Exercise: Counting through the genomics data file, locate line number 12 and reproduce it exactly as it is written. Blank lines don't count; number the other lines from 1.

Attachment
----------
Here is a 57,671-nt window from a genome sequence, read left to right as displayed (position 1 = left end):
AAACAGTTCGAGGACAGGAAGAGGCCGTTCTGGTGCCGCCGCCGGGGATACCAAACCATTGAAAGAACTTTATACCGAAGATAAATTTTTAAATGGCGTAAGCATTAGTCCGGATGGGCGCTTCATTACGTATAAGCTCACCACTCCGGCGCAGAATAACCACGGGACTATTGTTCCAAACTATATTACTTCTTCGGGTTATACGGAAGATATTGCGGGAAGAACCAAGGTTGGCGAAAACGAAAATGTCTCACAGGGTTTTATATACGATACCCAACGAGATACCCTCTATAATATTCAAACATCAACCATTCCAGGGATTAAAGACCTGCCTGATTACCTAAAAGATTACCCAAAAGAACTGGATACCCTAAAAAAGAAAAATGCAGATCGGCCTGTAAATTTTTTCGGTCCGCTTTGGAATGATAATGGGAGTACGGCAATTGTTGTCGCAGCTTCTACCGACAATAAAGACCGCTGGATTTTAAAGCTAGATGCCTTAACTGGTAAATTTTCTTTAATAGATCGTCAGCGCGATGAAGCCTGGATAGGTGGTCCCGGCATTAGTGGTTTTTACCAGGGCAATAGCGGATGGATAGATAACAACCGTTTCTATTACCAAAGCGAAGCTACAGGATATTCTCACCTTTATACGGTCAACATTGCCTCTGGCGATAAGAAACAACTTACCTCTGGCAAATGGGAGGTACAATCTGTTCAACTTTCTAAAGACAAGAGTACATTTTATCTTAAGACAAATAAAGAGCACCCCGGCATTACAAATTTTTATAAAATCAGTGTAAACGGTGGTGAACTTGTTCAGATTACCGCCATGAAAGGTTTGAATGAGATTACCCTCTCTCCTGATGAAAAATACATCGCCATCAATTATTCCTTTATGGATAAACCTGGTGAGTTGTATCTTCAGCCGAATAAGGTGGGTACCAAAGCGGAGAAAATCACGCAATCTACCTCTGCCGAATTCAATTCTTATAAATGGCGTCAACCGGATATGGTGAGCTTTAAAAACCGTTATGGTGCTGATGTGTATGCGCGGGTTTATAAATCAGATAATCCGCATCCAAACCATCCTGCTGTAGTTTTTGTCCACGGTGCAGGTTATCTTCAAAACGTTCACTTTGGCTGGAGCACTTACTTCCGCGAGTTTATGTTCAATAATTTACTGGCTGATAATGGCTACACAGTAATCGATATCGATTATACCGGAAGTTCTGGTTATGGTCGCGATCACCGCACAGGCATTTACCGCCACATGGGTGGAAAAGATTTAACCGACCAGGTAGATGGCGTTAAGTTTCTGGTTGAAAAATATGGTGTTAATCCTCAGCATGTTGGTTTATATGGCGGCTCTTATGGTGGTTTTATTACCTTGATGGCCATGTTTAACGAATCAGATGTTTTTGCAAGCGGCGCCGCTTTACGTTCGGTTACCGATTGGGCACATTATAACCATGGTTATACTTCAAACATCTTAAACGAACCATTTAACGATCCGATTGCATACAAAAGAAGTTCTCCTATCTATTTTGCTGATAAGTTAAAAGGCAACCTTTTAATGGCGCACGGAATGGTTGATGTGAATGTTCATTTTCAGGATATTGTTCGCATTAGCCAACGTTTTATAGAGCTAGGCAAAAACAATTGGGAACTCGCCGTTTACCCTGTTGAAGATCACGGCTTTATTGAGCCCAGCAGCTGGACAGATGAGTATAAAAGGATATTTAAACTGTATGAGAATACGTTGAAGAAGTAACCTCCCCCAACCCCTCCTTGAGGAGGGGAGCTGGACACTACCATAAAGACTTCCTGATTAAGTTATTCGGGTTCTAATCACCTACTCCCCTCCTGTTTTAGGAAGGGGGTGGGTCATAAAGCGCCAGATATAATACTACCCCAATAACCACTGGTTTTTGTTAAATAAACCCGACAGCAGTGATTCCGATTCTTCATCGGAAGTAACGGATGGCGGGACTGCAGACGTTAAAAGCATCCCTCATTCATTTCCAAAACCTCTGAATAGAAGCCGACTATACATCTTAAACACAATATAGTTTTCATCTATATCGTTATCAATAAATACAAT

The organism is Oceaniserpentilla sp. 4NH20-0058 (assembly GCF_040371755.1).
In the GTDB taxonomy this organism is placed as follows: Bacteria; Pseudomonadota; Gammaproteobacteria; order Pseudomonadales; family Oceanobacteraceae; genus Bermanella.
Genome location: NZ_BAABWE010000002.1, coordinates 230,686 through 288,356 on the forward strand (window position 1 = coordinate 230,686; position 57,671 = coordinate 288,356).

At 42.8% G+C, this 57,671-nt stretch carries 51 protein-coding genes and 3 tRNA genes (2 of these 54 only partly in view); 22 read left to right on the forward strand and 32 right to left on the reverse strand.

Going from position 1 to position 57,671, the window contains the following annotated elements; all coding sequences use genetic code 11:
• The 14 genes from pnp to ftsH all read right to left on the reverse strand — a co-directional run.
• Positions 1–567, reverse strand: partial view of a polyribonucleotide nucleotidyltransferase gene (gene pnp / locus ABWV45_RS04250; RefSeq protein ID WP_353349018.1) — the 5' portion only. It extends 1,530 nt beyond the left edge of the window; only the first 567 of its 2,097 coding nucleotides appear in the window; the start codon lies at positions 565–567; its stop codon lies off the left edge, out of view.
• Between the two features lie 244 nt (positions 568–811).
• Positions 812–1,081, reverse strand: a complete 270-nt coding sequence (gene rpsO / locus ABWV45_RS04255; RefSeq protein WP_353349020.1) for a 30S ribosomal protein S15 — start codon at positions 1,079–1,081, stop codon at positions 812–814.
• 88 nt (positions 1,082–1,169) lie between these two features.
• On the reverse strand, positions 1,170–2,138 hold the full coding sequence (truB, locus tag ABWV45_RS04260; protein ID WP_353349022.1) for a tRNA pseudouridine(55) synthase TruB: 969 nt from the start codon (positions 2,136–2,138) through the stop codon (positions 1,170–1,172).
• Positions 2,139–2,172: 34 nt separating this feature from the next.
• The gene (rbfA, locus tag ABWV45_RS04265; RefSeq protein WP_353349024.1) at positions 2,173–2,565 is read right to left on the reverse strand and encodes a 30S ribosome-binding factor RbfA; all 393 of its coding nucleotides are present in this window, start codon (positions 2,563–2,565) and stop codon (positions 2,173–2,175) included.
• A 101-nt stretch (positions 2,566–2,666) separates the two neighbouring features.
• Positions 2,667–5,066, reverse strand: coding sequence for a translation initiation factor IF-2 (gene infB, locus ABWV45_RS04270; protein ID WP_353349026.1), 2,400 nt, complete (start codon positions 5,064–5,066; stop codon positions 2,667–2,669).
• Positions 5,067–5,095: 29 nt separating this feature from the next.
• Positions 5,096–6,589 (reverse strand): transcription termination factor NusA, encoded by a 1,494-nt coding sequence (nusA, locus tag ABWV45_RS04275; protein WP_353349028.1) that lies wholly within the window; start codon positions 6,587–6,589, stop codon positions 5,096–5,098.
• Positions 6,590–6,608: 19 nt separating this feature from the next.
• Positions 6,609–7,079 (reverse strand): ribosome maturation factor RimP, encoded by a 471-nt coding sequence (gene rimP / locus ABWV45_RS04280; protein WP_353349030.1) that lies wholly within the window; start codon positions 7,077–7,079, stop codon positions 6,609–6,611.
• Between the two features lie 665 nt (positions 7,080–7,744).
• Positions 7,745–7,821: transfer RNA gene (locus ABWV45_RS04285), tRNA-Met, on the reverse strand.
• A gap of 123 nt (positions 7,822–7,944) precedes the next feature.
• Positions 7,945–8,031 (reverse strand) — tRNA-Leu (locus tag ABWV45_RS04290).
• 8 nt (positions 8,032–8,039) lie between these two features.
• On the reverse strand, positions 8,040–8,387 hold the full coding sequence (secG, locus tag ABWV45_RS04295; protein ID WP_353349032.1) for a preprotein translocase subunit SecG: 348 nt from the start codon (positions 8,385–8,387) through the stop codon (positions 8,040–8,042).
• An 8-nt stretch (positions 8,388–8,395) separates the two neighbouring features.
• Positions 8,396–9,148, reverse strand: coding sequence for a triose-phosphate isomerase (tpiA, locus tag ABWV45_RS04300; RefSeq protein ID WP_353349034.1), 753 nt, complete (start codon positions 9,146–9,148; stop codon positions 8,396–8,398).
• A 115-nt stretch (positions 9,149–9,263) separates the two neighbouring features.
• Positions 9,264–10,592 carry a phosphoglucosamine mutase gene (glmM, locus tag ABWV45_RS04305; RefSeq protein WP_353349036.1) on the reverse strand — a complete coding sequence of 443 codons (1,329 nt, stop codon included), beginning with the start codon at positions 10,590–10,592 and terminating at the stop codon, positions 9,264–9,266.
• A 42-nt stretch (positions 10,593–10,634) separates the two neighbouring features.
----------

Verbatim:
• 88 nt (positions 1,082–1,169) lie between these two features.